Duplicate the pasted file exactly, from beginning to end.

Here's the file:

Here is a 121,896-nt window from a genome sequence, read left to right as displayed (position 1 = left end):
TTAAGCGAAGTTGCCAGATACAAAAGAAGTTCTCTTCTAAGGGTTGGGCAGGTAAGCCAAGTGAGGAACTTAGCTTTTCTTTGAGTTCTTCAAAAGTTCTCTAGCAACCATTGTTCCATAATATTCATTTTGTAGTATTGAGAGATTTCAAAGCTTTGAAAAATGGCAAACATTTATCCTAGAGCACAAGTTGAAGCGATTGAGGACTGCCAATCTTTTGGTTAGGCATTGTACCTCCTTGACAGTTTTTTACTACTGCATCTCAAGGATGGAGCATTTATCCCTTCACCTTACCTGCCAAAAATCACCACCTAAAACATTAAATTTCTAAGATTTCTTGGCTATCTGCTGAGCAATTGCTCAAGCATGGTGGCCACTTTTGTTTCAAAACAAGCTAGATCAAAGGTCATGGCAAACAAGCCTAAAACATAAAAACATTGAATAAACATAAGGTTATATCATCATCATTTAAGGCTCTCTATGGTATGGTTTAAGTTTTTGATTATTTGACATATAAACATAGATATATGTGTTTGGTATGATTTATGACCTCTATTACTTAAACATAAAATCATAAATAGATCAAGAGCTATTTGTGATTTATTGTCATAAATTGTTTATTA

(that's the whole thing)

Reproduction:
Here is a 121,896-nt window from a genome sequence, read left to right as displayed (position 1 = left end):
TTAAGCGAAGTTGCCAGATACAAAAGAAGTTCTCTTCTAAGGGTTGGGCAGGTAAGCCAAGTGAGGAACTTAGCTTTTCTTTGAGTTCTTCAAAAGTTCTCTAGCAACCATTGTTCCATAATATTCATTTTGTAGTATTGAGAGATTTCAAAGCTTTGAAAAATGGCAAACATTTATCCTAGAGCACAAGTTGAAGCGATTGAGGACTGCCAATCTTTTGGTTAGGCATTGTACCTCCTTGACAGTTTTTTACTACTGCATCTCAAGGATGGAGCATTTATCCCTTCACCTTACCTGCCAAAAATCACCACCTAAAACATTAAATTTCTAAGATTTCTTGGCTATCTGCTGAGCAATTGCTCAAGCATGGTGGCCACTTTTGTTTCAAAACAAGCTAGATCAAAGGTCATGGCAAACAAGCCTAAAACATAAAAACATTGAATAAACATAAGGTTATATCATCATCATTTAAGGCTCTCTATGGTATGGTTTAAGTTTTTGATTATTTGACATATAAACATAGATATATGTGTTTGGTATGATTTATGACCTCTATTACTTAAACATAAAATCATAAATAGATCAAGAGCTATTTGTGATTTATTGTCATAAATTGTTTATTA